FOR A FEW DOLLARS MORE (Italy/Spain/W Germany 1965) ****
Directed by Sergio Leone

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“Where life is cheap, death comes with a price.” The humorous titles state in the beginning of the film, which is the justification for bounty hunters.  Two of them, the man with no name (Clint Eastwood) and the Colonel (Lee Van Cleef) are bound to join forces to take on the biggest prize (Gian Maria Volente) who is planning a big bank robbery complete with a full gang of misfits.  The film has plenty of action and shoot-outs amidst the dry bare landscape that is  typical of spaghetti westerns.  Leone’s brand of humour is just too funny - from the buck-teethed busty woman at the hotel trying to pick up the man with no name to the little kid that asks for money any time he divulges information to the man with name.  The Ennio Morricone score makes this the perfect Sergio Leone western.

FRANKENSTEIN (USA 1931) ****

Directed by James Whale

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The most iconic horror film of all time based on the play and novel of the same name, FRANKENSTEIN has all the elements of a classic horror movie - a scary enough looking monster, a madman, storms always lurking in the background, a huge castle (lighthouse, actually) and a damsel in distress.  It is 1894 in Nyon, Switzerland and Henry Frankenstein, a young scientist, and his assistant Fritz, a hunchback, piece together a human body, the parts of which have been collected from various sources. Frankenstein desires to create human life through electrical devices which he has perfected.  The black and white visuals are stunning as anything seen lately in CGI current horror flicks.  Boris Karloff with make up by Jack Pierce makes the excellent monster while Colin Clive overacts to perfection as Dr. Henry Frankenstein.  Mae Clarke is suitably distressed and puzzled as Elizabeth over her fiance’s obsession to create life while Dwight Frye plays hunchback Fritz with a good balance of humour and creepiness.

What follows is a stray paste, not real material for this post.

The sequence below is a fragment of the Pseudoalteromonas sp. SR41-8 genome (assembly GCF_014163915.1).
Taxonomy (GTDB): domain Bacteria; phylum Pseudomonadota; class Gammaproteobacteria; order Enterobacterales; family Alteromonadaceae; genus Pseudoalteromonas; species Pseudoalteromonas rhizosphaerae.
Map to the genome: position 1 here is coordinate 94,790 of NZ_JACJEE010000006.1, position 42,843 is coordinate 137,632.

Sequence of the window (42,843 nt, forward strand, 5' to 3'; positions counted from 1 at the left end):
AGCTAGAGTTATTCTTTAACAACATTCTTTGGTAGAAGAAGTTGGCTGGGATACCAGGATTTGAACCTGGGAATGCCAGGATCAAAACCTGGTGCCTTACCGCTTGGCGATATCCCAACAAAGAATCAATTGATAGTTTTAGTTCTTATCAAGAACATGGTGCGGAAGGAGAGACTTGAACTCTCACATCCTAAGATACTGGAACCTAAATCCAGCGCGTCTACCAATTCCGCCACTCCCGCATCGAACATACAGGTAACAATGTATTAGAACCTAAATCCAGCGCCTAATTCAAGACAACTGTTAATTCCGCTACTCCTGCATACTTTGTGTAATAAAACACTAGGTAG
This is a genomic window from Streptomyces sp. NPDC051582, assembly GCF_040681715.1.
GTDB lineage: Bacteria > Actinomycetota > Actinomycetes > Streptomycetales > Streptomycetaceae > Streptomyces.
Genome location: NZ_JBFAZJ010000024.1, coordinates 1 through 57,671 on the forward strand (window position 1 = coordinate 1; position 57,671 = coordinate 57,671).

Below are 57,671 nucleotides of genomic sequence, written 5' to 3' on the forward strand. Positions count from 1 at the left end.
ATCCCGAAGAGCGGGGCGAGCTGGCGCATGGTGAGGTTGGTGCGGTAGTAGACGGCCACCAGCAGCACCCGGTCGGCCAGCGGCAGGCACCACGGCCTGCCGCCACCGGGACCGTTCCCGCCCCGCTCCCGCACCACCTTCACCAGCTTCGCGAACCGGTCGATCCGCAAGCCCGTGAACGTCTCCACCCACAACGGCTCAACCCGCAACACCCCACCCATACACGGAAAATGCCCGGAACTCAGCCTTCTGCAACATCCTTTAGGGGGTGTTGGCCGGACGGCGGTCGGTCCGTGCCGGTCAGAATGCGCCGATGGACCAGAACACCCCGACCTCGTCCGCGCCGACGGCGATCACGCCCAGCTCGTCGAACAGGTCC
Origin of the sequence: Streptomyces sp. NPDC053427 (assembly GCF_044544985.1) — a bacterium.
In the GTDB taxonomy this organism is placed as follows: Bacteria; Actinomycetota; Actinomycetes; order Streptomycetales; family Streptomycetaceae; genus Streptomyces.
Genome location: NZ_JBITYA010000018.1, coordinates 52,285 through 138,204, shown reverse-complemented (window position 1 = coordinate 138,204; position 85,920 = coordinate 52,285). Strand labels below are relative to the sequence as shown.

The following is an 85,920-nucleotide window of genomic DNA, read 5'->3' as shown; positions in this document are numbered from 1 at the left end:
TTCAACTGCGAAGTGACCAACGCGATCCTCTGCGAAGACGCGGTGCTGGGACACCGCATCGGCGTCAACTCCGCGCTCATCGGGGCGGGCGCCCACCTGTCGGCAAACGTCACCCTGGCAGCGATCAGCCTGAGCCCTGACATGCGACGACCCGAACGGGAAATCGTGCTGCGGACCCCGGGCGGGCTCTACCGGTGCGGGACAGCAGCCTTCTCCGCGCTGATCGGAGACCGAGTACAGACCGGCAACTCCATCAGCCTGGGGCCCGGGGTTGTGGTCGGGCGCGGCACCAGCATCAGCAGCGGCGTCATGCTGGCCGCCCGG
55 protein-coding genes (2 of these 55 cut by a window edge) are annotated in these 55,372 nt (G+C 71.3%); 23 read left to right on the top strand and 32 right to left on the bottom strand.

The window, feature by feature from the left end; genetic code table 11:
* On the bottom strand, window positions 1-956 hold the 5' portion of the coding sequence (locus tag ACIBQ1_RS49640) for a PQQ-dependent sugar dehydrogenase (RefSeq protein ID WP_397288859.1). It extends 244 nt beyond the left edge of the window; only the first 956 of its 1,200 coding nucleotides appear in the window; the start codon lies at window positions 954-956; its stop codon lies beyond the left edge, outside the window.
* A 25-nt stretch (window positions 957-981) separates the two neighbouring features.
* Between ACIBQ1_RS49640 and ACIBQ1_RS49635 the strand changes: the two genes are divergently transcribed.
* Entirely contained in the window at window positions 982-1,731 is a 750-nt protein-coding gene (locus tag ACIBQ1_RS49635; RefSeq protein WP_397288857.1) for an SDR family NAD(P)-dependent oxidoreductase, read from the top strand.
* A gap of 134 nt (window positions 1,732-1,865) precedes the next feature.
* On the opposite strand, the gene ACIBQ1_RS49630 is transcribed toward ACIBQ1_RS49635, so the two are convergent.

Trailer: https://www.youtube.com/watch?v=BN8K-4osNb0

BRIDE OF FRANKENSTEIN (USA 1935) ****
Directed by James Whale

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The much critically acclaimed sequel to FRANKENSTEIN follows on immediately from the events of the earlier film.   A chastened Henry Frankenstein (Colin Clive) abandons his plans to create life, only to be tempted and finally coerced by the Monster, encouraged by Henry's old mentor Dr. Pretorius, (Ernest Thesiger) into constructing a mate for him.  Elsa Lanchester plays both Mary Shelley who appears in the film as the author of the novel, who tells the continuation of the story and the monster’s mate.  A lot happens in the last climatic 5 minutes of the film, that includes the monster’s mate’s creation, the mate’s reaction and what happens to Henry and Elizabeth.  The burning windmill at the climax of FRANKENSTEIN is matched by the burning and blowing up of a castle in the sequel.

Trailer: https://www.youtube.com/watch?v=r9t6NHlPJHA

THE GODFATHER (USA 1970) ***** TOP 10

Directed by Francis Ford Coppola

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The original Best Picture Oscar winner that spurned two critically acclaimed and box-office successful sequels Parts I and II still stands at the best of the three.  Based on the novel and co-written by Mario Puzo, this is the epic story of the Corleone Mafia clan, its troubles and how it finally manages to stay on top by extremely violent means.  The film opens with the wedding of the Godfather’s (Marlon Brando) daughter’s (Talia Shire) wedding.  As the Don is being greeted by various ‘guests’ requesting favours (See Image), Coppola’s film cuts to the celebrations in which many things are going on in between the lines or images.  The sons are introduced from hot-tempered Sonny (James Caan), adopted Tom Hagan (Robert Duvall) to eldest Alfredo (John Cazale) to the favourite youngest Michael (Al Pacino) who will eventually inherit the position of Godfather.  The film is scattered with violent killings from strangulation, knifing, gunning to the beheading of a horse.  The ending is a brilliant intercutting of the assassination of the 5 other family heads amidst the christening of Michael’s Christening of his Godson in which he denounces Satan and his deeds.  Everything else about the film is near perfect including Nino Rota’s riveting score and Brando’s performance that won him the Oscar for Best Actor.